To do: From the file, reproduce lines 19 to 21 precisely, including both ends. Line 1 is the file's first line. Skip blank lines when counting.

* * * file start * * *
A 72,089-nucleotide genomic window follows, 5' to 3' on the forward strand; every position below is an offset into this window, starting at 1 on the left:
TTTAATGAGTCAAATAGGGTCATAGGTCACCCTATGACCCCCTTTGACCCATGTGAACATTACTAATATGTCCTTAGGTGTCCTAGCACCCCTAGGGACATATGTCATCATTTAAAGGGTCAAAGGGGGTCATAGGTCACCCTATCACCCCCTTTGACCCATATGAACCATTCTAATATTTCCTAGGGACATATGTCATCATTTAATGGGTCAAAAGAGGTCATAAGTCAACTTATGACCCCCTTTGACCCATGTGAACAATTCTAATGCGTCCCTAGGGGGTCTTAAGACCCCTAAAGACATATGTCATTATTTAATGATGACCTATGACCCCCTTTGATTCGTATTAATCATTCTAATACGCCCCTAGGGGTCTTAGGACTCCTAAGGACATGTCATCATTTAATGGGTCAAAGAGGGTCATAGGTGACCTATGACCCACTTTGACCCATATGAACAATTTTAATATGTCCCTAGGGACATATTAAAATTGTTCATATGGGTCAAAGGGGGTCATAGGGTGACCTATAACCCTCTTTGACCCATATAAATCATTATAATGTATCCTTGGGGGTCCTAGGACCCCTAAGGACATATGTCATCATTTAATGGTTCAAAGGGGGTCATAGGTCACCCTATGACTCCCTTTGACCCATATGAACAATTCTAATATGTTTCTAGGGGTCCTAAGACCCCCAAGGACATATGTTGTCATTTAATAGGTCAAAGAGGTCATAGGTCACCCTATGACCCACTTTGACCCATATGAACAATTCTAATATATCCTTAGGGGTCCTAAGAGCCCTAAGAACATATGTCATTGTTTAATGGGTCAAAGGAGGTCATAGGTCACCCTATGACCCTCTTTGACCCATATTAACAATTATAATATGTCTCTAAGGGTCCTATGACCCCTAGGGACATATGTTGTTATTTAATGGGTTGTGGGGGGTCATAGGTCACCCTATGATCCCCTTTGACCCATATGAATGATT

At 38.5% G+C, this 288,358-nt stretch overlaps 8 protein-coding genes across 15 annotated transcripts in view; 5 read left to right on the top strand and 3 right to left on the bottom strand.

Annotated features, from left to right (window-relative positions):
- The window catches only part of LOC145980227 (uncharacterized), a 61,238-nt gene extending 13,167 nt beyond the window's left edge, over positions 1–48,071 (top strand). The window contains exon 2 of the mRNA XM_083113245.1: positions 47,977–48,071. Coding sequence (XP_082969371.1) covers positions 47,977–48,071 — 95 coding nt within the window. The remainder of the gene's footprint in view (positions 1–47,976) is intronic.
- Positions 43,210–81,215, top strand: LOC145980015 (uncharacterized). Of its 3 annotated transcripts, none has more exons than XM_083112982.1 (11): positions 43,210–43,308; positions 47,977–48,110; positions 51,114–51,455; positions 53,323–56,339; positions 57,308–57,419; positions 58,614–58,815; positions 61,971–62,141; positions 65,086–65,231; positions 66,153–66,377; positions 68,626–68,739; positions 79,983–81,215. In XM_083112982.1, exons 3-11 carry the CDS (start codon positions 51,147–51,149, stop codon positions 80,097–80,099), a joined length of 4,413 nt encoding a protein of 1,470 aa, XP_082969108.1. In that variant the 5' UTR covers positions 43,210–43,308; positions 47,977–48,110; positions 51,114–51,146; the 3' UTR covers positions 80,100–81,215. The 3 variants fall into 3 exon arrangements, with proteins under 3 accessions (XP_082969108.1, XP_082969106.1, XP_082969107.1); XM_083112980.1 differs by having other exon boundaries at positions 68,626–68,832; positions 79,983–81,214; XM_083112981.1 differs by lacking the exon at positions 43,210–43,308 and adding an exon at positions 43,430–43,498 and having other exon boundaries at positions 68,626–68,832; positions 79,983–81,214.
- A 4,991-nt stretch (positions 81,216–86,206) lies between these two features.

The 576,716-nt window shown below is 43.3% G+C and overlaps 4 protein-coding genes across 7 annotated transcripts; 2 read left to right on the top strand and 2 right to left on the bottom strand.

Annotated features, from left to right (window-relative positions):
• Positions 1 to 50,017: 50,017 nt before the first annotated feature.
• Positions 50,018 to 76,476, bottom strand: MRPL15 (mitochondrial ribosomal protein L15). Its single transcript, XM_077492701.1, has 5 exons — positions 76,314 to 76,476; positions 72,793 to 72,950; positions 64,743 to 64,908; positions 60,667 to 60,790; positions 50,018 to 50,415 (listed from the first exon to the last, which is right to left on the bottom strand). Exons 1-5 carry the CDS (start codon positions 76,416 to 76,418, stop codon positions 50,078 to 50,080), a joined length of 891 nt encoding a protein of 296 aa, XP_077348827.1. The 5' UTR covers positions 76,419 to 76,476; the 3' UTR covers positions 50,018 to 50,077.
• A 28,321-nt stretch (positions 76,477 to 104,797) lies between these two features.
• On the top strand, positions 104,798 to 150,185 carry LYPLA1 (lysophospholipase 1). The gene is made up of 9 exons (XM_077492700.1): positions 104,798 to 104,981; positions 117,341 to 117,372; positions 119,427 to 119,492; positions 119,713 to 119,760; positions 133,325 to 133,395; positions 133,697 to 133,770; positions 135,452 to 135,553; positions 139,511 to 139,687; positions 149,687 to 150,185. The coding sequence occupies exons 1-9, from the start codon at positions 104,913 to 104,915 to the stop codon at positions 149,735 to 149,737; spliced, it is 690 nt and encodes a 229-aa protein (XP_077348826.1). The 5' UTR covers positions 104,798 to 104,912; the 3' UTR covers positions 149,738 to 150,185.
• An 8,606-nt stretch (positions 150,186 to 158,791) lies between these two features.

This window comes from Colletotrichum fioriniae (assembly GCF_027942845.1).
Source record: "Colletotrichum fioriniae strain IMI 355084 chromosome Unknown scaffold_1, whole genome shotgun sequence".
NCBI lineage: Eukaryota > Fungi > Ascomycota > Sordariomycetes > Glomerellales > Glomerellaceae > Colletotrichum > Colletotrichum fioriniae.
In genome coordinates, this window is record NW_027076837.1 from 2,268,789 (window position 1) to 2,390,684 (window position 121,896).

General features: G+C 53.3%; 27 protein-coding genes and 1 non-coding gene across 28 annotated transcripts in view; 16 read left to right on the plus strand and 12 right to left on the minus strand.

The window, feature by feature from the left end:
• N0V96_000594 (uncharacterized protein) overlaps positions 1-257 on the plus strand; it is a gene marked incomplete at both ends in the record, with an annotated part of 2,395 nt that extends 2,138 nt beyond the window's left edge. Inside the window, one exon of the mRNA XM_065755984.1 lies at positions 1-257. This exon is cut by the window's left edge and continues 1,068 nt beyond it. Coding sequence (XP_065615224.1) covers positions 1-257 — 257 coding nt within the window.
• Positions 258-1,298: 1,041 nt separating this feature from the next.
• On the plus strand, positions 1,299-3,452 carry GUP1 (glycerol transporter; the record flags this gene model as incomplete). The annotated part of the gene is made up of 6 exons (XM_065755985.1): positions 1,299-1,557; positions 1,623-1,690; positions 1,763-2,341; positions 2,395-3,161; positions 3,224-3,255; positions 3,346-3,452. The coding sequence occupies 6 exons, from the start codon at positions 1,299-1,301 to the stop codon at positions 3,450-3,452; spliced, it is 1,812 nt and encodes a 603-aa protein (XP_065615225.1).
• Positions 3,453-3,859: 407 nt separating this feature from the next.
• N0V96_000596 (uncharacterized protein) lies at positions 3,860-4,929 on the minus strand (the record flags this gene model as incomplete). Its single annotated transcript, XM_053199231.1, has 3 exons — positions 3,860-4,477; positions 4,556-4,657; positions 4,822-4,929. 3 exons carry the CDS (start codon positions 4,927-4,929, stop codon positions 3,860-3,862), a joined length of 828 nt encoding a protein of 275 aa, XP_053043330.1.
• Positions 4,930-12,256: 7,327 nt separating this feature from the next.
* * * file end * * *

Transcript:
General features: G+C 53.3%; 27 protein-coding genes and 1 non-coding gene across 28 annotated transcripts in view; 16 read left to right on the plus strand and 12 right to left on the minus strand.

The window, feature by feature from the left end:
• N0V96_000594 (uncharacterized protein) overlaps positions 1-257 on the plus strand; it is a gene marked incomplete at both ends in the record, with an annotated part of 2,395 nt that extends 2,138 nt beyond the window's left edge. Inside the window, one exon of the mRNA XM_065755984.1 lies at positions 1-257. This exon is cut by the window's left edge and continues 1,068 nt beyond it. Coding sequence (XP_065615224.1) covers positions 1-257 — 257 coding nt within the window.